Millions of Russian citizens annually participate in the 1st of May marches and rallies organised by the FNPR. During these activities trade union position on crucial social and economic issues is brought to the attention of employers and government.

Largely due to trade unions protest actions it became possible to restrain the uncontrolled growth of tariffs for public utilities and energy, to increase the level of remuneration of labour, to prohibit use of agency work, to force employers and state authorities to negotiate on issues of employment, occupational health and safety, public social guarantees.

  • The FNPR Xth Congress was held in 2019. Delegates considered a number of fundamental issues related to the improvement of the trade union performance and decided to introduce a number of amendments to the FNPR Constitution. The main purpose of the amendments is to strengthen union ranks; modernise the structure in accordance with the changes in the modern economy; to ensure training of highly qualified trade union activists and leaders; to create a strong financial basis and high performance discipline.

  • The FNPR has an extensive system of trade union education. It includes two higher education institutions – The Academy of Labour and Social Relations in Moscow and The Humanitarian University of Trade Unions in St. Petersburg. The network of their branches is currently functioning in dozens of Russian regions. It also includes the Institute of Trade Union Movement in Moscow and 41 training and methodology centers of trade unions countrywide.

  • The FNPR affiliates have a developed system of information resources at their disposal, including 112 of their own publications, and 31 applications published in non-union media. There are 21 union TV and radio programs, as well as 115 internet sites in the arsenal of the FNPR information system. The official FNPR printed media is the central trade union newspaper "Solidarnost" (Solidarity).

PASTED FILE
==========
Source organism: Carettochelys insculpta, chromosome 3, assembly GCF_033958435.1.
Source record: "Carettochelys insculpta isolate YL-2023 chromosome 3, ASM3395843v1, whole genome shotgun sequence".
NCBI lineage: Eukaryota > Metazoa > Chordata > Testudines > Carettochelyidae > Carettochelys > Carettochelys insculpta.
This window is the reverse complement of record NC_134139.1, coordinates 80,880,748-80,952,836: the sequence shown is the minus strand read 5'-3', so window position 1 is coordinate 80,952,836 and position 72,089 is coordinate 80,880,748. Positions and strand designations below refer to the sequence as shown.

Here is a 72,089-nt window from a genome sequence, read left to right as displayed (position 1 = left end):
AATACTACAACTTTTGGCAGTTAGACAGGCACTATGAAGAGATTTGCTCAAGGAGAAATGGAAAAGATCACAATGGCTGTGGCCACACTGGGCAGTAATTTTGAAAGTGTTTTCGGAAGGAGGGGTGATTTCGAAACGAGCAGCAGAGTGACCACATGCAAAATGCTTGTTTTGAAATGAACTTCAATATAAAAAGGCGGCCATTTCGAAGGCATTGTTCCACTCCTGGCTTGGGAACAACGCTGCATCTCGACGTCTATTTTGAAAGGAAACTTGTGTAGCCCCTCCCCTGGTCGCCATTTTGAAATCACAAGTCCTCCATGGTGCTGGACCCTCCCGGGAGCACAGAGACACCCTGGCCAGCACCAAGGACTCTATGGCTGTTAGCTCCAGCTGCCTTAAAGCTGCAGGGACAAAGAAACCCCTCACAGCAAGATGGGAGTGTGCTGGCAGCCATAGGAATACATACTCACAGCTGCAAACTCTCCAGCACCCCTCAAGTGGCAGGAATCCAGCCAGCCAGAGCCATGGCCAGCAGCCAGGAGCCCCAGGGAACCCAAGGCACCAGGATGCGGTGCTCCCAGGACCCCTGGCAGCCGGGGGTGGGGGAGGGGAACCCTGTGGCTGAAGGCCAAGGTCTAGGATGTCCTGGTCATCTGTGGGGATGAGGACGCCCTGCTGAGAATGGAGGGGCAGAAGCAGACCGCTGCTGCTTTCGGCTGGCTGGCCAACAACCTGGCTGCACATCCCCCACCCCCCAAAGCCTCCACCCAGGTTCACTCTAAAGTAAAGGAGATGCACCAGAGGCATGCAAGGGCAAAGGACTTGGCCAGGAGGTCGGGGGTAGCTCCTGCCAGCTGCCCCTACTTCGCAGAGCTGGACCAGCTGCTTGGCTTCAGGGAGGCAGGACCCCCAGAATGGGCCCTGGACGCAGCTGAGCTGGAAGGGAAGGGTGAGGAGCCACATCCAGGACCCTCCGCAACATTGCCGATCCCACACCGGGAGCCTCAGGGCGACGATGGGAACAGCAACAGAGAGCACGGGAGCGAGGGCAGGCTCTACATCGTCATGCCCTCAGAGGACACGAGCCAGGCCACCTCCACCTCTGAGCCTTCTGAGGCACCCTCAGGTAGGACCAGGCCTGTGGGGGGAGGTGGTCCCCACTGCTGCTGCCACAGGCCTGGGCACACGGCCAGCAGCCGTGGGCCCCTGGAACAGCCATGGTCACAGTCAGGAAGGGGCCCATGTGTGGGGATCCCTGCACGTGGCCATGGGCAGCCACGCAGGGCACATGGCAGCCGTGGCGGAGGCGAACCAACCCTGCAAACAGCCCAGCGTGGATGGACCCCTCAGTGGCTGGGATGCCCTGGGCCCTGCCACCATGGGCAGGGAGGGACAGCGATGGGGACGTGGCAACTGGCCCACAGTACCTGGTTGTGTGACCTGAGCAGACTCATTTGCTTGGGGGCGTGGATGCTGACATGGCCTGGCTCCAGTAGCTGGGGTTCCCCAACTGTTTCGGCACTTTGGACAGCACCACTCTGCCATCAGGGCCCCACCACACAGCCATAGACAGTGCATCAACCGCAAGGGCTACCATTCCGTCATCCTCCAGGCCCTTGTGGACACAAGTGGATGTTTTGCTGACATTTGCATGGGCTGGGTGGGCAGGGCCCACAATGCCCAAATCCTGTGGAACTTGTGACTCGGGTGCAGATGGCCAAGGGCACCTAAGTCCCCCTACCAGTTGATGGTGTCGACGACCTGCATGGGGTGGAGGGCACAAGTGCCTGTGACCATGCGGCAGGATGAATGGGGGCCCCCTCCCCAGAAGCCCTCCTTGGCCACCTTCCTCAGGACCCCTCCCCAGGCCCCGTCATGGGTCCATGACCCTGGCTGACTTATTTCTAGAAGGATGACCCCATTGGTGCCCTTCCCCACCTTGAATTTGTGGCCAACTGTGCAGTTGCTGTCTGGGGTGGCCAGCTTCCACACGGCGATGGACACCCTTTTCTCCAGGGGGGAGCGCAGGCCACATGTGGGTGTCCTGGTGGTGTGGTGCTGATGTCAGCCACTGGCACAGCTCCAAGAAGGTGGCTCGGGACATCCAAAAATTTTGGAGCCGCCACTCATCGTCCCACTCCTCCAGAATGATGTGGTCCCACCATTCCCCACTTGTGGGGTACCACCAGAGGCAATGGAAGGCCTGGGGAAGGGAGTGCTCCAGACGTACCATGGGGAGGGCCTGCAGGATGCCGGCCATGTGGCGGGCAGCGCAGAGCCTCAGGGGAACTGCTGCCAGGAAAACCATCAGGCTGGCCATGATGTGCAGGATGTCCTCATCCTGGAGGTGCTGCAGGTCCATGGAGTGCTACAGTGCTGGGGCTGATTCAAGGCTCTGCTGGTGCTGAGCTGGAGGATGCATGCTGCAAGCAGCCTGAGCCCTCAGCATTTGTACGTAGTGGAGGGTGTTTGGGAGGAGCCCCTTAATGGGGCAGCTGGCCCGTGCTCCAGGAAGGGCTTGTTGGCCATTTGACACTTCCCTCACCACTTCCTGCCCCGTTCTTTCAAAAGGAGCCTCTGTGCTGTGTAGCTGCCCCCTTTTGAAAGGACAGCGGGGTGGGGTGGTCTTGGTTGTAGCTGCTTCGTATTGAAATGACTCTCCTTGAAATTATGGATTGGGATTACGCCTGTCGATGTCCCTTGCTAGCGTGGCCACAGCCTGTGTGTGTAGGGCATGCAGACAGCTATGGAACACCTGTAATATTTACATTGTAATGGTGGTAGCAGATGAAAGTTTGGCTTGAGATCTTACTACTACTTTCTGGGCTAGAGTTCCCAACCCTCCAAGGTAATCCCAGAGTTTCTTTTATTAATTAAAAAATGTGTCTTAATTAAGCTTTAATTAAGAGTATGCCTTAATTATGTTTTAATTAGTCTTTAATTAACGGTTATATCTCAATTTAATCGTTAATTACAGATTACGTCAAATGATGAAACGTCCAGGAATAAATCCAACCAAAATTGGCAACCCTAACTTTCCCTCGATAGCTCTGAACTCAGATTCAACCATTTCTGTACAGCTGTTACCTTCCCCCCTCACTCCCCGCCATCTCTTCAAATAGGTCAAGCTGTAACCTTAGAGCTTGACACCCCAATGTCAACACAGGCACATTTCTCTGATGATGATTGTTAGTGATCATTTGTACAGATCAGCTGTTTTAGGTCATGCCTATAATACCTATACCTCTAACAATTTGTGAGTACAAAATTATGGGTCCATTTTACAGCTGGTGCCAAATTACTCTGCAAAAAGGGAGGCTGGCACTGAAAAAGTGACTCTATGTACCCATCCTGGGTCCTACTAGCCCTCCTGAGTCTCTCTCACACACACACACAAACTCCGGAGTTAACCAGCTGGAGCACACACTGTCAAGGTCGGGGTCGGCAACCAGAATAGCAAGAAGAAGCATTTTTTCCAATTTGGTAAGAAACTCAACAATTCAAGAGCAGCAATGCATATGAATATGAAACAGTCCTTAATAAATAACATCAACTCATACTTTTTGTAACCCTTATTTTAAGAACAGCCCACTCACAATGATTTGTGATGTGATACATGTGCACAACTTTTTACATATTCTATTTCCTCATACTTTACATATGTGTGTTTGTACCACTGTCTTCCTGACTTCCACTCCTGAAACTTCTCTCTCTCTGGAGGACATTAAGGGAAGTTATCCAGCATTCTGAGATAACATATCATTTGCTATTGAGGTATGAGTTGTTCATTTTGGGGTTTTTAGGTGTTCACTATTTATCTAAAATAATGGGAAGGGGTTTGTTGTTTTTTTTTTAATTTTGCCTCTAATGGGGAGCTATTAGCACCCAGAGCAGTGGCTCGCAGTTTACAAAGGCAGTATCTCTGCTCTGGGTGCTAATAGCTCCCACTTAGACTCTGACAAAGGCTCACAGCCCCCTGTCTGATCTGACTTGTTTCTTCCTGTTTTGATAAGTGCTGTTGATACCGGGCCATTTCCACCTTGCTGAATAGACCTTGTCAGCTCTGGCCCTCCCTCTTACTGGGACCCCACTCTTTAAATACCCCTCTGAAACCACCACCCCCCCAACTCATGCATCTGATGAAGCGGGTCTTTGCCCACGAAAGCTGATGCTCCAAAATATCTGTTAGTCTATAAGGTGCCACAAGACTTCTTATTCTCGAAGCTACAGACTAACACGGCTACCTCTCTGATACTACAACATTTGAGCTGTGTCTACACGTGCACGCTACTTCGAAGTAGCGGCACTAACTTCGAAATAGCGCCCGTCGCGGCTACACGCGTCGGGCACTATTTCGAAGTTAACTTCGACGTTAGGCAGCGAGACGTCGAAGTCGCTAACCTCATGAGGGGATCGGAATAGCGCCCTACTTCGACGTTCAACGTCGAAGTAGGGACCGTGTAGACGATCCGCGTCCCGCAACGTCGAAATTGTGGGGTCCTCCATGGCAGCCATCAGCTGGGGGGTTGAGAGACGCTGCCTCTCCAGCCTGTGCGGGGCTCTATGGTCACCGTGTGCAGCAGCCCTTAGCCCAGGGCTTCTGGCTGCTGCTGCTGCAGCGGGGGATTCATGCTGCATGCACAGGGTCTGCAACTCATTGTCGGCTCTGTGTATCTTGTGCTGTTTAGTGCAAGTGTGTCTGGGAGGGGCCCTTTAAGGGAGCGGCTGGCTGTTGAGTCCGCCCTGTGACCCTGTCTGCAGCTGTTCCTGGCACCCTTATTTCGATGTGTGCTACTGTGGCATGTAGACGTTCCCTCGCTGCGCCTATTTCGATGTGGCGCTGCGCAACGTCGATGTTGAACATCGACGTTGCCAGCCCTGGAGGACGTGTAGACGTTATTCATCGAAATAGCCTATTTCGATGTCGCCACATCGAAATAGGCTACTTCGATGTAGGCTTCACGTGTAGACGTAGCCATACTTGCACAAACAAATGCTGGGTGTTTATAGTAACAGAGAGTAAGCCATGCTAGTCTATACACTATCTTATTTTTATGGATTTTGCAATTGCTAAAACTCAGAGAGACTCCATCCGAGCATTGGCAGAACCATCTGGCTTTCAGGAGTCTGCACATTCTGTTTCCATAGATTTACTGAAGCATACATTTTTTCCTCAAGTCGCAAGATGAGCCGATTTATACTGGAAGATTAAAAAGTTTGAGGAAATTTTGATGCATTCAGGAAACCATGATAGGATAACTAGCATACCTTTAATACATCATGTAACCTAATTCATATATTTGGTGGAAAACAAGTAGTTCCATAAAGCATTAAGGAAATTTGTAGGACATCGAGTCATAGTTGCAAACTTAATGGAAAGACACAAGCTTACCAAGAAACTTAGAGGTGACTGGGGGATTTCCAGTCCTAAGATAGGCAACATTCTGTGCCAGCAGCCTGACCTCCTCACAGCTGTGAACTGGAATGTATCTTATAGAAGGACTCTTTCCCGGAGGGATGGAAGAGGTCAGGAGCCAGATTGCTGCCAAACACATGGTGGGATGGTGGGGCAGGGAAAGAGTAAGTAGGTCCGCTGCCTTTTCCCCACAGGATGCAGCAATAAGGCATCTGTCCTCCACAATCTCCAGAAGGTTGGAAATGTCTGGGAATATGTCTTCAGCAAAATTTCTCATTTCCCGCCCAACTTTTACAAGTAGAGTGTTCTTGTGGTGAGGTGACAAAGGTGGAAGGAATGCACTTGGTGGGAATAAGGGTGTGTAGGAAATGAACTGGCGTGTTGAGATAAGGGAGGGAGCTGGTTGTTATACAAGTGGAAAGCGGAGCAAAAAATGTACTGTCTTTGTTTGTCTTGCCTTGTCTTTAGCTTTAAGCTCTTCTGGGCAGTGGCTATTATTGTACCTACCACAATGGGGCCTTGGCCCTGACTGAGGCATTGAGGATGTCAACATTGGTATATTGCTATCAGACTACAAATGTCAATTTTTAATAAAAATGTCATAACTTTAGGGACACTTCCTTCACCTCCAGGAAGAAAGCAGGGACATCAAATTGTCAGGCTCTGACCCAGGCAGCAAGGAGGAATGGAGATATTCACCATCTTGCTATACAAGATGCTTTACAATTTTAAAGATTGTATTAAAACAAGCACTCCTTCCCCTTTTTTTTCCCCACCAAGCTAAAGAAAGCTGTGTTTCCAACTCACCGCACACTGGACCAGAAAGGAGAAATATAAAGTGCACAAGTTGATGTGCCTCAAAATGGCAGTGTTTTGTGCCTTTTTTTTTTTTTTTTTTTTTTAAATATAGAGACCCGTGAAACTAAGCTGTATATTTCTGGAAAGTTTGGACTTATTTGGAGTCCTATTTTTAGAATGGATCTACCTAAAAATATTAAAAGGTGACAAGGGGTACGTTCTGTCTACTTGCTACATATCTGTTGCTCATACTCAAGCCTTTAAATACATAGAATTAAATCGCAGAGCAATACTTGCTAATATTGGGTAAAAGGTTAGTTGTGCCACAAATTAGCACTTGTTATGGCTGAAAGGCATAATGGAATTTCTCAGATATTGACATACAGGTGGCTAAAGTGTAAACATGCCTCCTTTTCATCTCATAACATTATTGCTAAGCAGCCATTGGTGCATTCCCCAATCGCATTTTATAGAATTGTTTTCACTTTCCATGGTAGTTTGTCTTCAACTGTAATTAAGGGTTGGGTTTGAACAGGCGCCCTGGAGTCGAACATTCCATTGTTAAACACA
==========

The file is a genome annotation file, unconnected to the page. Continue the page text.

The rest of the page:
• The FNPR has been maintaining fraternal relations with national trade union centers from 70 countries of the world.

  • The FNPR is the largest affiliated organisation of the International Trade Union Confederation (ITUC) and the Pan-European Regional Council (PERC) of the ITUC. Mikhail Shmakov, the FNPR President, is the ITUC Vice-President and the member of the ITUC Executive Bureau. For two terms (2007-2015) Mikhail Shmakov was elected the PERC President. Since 2016 he has been elected the PERC Vice-president.

  • The FNPR has been actively cooperating with the International Labour Organisation (ILO). For the last decades the FNPR leadership representative has always been a member of the ILO Governing Body.

  • The FNPR is an affiliate of the General Confederation of Trade Unions (GCTU), which represents trade unions of the CIS countries. Mikhail Shmakov is the GCTU President.

  • The FNPR supports the International Trade Union Confederation (ITUC) 4th Congress motto "Building Workers Power: Change the Rules", aimed at strengthening the international trade union movement.

For this purpose, the FNPR will continue:
- interaction with the ITUC and PERC and work in their committees and trade union networks;
- participation in the activity of the Workers' Group in the Governing Body of the ILO;
- implementation of the FNPR cooperation programs with the ILO Country Office for Eastern Europe and Central Asia , as well as of the Programme of Cooperation between the Russian Federation and the ILO (current one is for 2017-2020);
- participation in the activities of the Labour 20 (L20);
- cooperation with trade unions of the BRICS countries within the framework of the BRICS Trade Union Forum;
- support the activities of the OECD Trade Union Advisory Committee (TUAC-OECD)
- cooperation within the Baltic Sea Trade Union Network (BASTUN).

FNPR is the largest trade union center in Russia and one of the key players in the international trade union movement. FNPR preserves more than century-old traditions of the labour and trade union movement of Russia, actively advocates legitimate rights and interests of union members, of all people in Russia and rightfully occupies a key position in the civil society.